I am still intrigued by the use of malloc() and “placement new” to create objects on the heap in C++. This allows you to construct an object at a particular location in memory. Basically memory that has already been allocated.
Malloc() only allocates the requested amount of memory and returns a pointer to it. Whereas,
mallac() with a call to the object’s constructor which initializes the object. In order to use
malloc() with a class, you would have to explicitly call the objects constructor. As well as explicitly calling the object’s destructor!!!
Please do not use placement new unless you really need to place an object in a specific part of memory.
Unturned is a sandbox multiplayer game much like Minecraft. It was recently Greenlit on Steam, and gained a huge amount of popularity in the following few days. The game currently saves player data in the registry (on Windows). Which I thought was a bit strange. Turns out, the developer used PlayerPrefs from Unity.
The key value needs to be converted into Windows-1252 encoded bytes, then decoded as if it were encoded in UTF-8. Each character’s unicode will then need to have ’32’ subtracted from it. Then we mod every character by 255, such that we get an ASCII character. You can read more about the encoding/decoding process here.
On Macs, save data is actually stored in a .plist file. Which can be parsed, and only need to be decoded as if it were UTF-8 encoded. Here is a prototype application which parses the .plist file and displays the decoded ‘inventory_’ value. We can then edit this string to give the player any item, ammo, etc.
Coded in C/C++
The source code has been released on Github. To be honest, this is something I probably won’t be maintaining anymore.
This is a simple file integrity monitor/scanner. I started this after the BlackShades incident. Thought it would be a fun project to do, and a great way to learn more about file I/O.
I stopped playing TF2 for a whole day for this?!?!?! ohmygherd so OP.
Was bored. Rewrote Qt calculator example with new ‘engine’ and the ability to define expressions with parenthesis. Will probably add more features for the lawlz. Nuff said.
Ultron, an automatic homework fetcher/parser. I started working on this to reinforce what I learned using Qt. Too bad I don’t have access to my Moodle account anymore, time to add new features.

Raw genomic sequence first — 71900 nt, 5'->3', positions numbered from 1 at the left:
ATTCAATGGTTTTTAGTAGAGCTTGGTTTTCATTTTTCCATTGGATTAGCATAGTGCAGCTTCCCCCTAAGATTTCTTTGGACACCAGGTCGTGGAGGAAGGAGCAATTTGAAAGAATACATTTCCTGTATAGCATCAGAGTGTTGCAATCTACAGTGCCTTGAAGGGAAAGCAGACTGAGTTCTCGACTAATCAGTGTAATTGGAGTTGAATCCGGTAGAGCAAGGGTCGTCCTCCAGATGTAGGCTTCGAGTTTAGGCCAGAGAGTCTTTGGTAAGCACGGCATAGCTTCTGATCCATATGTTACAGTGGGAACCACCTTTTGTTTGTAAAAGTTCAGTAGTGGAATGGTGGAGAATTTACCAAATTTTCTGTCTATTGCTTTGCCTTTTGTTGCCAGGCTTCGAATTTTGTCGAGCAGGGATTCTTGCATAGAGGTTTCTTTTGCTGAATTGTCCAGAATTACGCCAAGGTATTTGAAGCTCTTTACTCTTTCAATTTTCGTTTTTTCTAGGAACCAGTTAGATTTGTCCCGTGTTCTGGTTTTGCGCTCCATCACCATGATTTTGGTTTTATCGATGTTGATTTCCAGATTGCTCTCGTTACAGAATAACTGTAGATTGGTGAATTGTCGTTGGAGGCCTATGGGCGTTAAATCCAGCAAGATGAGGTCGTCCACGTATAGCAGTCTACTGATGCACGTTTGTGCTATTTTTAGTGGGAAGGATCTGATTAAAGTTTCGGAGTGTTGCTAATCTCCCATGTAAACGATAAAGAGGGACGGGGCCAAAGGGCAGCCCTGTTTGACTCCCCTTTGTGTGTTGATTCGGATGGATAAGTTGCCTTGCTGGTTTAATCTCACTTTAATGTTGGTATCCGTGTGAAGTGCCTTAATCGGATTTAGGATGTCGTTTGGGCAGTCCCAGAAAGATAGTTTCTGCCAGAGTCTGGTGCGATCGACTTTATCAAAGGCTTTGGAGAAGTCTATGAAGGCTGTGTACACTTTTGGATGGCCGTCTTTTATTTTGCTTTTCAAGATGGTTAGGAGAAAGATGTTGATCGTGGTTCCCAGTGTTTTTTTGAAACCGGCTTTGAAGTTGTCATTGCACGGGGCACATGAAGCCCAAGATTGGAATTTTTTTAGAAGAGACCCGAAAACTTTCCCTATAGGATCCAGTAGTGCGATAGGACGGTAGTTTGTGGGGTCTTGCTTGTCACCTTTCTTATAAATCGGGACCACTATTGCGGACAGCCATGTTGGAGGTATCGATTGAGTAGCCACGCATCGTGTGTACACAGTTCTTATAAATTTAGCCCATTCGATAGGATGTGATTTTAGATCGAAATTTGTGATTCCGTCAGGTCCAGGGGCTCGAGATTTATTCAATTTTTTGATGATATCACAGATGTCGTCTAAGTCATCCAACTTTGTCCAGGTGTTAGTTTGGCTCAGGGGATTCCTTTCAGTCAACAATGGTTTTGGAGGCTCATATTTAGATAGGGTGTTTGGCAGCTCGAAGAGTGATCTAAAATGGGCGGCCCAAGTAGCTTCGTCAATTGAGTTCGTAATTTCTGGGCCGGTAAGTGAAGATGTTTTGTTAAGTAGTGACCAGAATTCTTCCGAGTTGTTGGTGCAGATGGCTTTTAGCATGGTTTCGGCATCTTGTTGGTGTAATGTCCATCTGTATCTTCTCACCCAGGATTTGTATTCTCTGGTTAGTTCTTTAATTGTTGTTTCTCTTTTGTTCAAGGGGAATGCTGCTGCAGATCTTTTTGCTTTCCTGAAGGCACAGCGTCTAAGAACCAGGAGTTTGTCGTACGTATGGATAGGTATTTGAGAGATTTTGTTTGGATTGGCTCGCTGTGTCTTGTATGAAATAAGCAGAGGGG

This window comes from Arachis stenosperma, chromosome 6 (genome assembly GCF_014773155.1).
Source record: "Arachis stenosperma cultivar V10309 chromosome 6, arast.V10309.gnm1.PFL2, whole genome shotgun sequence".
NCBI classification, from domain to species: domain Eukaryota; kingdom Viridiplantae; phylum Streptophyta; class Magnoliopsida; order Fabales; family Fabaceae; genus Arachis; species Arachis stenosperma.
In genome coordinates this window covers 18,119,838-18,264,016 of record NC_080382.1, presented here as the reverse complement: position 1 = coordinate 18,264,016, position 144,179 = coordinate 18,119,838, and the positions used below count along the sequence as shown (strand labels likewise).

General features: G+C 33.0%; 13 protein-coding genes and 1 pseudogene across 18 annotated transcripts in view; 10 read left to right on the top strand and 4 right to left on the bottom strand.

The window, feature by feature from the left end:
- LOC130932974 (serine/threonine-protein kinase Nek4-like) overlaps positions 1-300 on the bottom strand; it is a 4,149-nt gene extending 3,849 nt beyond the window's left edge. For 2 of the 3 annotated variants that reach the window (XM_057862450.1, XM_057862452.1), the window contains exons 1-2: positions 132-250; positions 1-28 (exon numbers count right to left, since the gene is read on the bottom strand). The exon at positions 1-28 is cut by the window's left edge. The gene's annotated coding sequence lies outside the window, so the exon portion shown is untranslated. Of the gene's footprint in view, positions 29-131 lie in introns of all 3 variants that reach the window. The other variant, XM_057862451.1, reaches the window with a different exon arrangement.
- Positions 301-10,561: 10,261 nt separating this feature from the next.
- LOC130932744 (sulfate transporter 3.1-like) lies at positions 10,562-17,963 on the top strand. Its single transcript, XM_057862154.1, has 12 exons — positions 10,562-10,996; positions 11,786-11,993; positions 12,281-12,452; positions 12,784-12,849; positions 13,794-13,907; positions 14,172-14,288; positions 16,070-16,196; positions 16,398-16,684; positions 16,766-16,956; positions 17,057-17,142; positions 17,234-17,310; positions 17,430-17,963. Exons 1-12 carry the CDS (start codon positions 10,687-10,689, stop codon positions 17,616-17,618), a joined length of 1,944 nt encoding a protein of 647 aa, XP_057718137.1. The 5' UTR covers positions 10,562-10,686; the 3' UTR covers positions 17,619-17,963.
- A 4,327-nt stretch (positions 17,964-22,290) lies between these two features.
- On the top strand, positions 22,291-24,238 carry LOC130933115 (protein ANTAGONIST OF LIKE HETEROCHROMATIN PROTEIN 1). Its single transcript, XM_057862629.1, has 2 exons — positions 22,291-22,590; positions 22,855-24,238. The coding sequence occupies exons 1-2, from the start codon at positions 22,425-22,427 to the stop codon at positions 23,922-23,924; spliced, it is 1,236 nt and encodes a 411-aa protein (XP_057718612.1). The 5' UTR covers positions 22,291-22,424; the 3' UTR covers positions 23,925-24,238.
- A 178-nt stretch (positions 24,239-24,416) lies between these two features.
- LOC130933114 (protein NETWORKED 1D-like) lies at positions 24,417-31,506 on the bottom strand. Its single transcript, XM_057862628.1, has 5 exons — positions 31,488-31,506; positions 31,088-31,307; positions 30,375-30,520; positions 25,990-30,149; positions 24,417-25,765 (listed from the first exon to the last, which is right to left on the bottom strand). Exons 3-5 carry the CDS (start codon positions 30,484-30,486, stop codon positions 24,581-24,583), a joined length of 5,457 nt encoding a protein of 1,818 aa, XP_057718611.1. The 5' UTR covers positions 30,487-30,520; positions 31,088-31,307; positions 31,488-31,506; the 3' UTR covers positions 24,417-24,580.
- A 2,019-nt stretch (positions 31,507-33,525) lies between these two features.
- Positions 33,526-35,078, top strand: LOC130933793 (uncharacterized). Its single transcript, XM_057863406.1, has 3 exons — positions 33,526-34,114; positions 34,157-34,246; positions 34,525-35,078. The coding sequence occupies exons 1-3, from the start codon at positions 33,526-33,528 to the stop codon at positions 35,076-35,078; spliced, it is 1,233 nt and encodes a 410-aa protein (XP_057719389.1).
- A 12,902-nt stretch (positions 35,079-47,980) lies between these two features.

All of my GUIs look simple and plain. That will be something I will work on when I have time. Learning Qt is pretty fun :)
Learning how to use the Qt Framework for creating GUIs on Linux. My second application is real simple. I call it Moose. This works the same way as Anonymailer.net, except everything is on your own computer, and you don’t have to worry about third party.
Moose utilizes your local MTA to send emails. Simple GUI allows you to change the To:, From:, Name:, Subject: headers. Depending on how you have your /etc/hosts setup, sending time will differ from a few seconds up to a minute.
This is an extremely useful book on rootkits: Rootkits: Subverting the Windows Kernel
It took me awhile to find all of the source code examples in the book. Since rootkit.com has been taken down, and that is where the book directs you to download from.
These are the examples listed in the book:
Development of a simple x64 bit operating system is now in progress! Matt and I are working on creating a PDF that will explain the methodologies of it’s boot/load/run process.
As well as releasing the source code on GitHub. More information can be found here.
Please visit our forums for questions.
Come check out my vanilla SMF forum.
View the change log: http://micropenguin.net/forums/index.php?topic=2.0
This is an example of a simple P-warrior. A program that stores values in P-Space, that determines which strategy it will use.
The execution starts at res. Where the value -1 is loaded into the B-field. Execution continues to label ‘str’. The A-field of _STR is #0, and str1 is 5 addresses forward. Therefore the line for ‘str’ is ldp.a 0, 5. 0 in the P-Space is equal to -1, therefore ldp.a changes str1’s A-Field to -1.
Execution then continues to the if condition sne.ab #0 , res
This checks to see if both A and B fields are equivalent, if they are, execute the next instruction. If not, skip. Since res is equal to -1, they are not equal. Skipping the ‘lost’ label.
mod.a #2, str1
Does the operation -1 % 2 = 1
Making str1’s A-Field equal to 1
stp.ab str1, _STR stores the value of 1 into the 0 space in the P-Space.
Since str1’s A-Field is equal to 1. And _STR is 1, which points to str1. And since str1’s B-Field is equal to 2 (imp is two addresses forward), this stores 1 into the 2 P-field.
Now execution continues to the str1 label.
jmp @1 , 1
The @1 signifies that jmp’s B-field now points to dat 0, stream ‘s B-field. Which is equal to 2.
So str1 becomes:
jmp 1+(2) , 1
Execution jumps to the stream label. And since djn.f’s A-field is a direct/immediate value, it will continuously jump to itself.
Goes 11 addresses behind. Decrement the B value of that address, and then jump from the B value of that address.